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Technology - the driving force behind business

Karlsruhe is the economic centre of a region which relies heavily on small and medium-sized businesses, despite being larded with such big names as Bosch, L'Oréal, Michelin and Siemens. Karlsruhe may not have survived the national and international slumps of the past completely unscathed, but it has been able to compensate them to a large extent - especially with regard to unemployment statistics. And when it comes to the creation of new, future-oriented jobs, the emphasis has definitely been on the technology sector.

Karlsruhe and the other towns and cities of the Middle Upper Rhine region were quick off the mark: In an age in which Europe is becoming increasingly integrated and business has to think in global rather than just local terms, parish-pump politics can hardly be regarded as a model for the future. In 1987, seven (now eight) cities and two districts joined forces with the fan-shaped city to create the "TechnologieRegion Karlsruhe". Their collective aim was to promote their strengths as a centre for both high tech - with Germany's highest concentration of technical know-how and research - and for high life, both within the region and beyond. The top rankings regularly enjoyed by the region in surveys conducted by renowned institutes, to say nothing of attributes such as "Europe's little tiger" are impressive proof that this was a shrewd move. The TechnologieRegion has been busy within its borders too: Not only has it streamlined its trade fair activities but its public transport network, the Karlsruher Verkehrsverbund, has become an object of praise and envy both at home and abroad. The most conspicuous evidence of the spirit of solidarity and innovative potential of this regional cooperation, however, is the Baden Airpark and Baden Airport in Söllingen.

Any city which sets its sights on innovation and creativity must of course provide scope for the creation of new ideas. The "Technology Factory" on the Haid-und-Neu-Strasse, a kind of breeding ground for top technologies, was the first pioneers' centre of its kind in Germany. Its primary objective is the transfer and application of the nearby university's research findings to marketable products and services. As a point of contact between research and business, the Technology Factory has long since come to rank among the largest and most successful projects of its kind in the country. Once an enterprise has become established, the Technology Park offers both space and scope for it to join in the concert of big names.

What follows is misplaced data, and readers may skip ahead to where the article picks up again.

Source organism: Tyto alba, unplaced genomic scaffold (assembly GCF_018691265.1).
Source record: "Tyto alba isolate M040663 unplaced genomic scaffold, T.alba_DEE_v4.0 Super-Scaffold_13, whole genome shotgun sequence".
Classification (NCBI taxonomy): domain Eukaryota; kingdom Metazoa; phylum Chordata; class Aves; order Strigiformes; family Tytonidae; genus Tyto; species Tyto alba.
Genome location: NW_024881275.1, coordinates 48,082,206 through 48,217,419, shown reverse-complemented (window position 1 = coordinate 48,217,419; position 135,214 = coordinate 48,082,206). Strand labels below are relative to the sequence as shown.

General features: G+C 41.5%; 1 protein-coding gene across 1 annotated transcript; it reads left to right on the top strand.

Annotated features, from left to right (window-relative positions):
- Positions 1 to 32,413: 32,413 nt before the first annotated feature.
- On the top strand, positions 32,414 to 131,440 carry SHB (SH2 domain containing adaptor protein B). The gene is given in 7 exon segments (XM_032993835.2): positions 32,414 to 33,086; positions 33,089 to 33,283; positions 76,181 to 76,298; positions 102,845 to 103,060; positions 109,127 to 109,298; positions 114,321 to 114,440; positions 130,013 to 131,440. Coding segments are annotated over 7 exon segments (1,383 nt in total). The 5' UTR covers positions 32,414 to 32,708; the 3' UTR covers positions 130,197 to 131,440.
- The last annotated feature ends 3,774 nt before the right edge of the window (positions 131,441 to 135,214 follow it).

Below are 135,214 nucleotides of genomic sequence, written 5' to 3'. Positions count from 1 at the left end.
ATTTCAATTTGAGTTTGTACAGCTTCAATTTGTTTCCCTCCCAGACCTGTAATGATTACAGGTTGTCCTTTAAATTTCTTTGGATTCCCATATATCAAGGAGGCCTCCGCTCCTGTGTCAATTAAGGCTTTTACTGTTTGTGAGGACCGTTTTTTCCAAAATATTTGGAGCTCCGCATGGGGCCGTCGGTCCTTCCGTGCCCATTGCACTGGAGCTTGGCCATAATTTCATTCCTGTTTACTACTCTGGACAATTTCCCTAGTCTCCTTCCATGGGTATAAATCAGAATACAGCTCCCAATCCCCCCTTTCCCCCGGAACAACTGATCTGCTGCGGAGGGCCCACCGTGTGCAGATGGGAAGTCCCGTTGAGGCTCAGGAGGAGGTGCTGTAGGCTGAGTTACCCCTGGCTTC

The information and communications technology sector has grown steadily over the past few years as more and more new businesses have been established. The "CyberForum" of the TechnologieRegion Karlsruhe is a response to this development: It was founded in July 1997 as Germany's first "virtual centre for business pioneers". With its worldwide data network, accessible at www.cyberforum.de, it now provides young entrepreneurs throughout the world - especially those in multimedia and the Internet - with services designed to help smooth the way to independence. These services include a kind of MOT for new businesses, as well as information on grants and advice on marketing, sales and legal matters. Further training seminars and coordinated image advertising and PR work help young entrepreneurs to stand on their own feet - and stay there too.

Technology and medium-sized businesses:
The region offers future-oriented jobs

The latest brainchild of this regional drive to attract new businesses is the "Karlsruher Existenzgründungs-Impuls" or KEIM, which is an alliance of over 100 partners from higher education, research institutions, private business and public administration. The aim is to encourage students to set up their own businesses and to begin actively preparing for this step even before completing their education. The KEIM concept was among the five winners selected from the 109 entries to the Federal Research Ministry's "Exist" competition, aimed at finding ways of promoting business enterprise among graduates.

Cities and municipalities wanting to secure a competitive advantage as a business location naturally have to do more than just ogle high-tech enterprises. After all, the true quality of a city both as a place to live and as a place to do business is also determined by existing economic structures, meaning trade, industry and the skilled trades too. This is what induced the city council, Chamber of Skilled Trades and Volkswohnung, a municipal housing developer, to set up the so-called Handwerkerhof in 1992: The 4,000 m2 of cheap commercial space is still occupied by young craft enterprises. The Gewerbehof, or trade centre, has also become a permanent fixture in Karlsruhe's economic landscape.

Thomas Nusche

Karlsruhe - a young city in the heart of Europe· The planning spirit which gave the city its face· From the seat of a court to a modern city
The cradle of democracy and seat of justice· A pioneer in science and research · It's always holiday time in Karlsruhe
Art combines the historical with the modern· Together with our partners into a European future· Milestones in Karlsruhe's history
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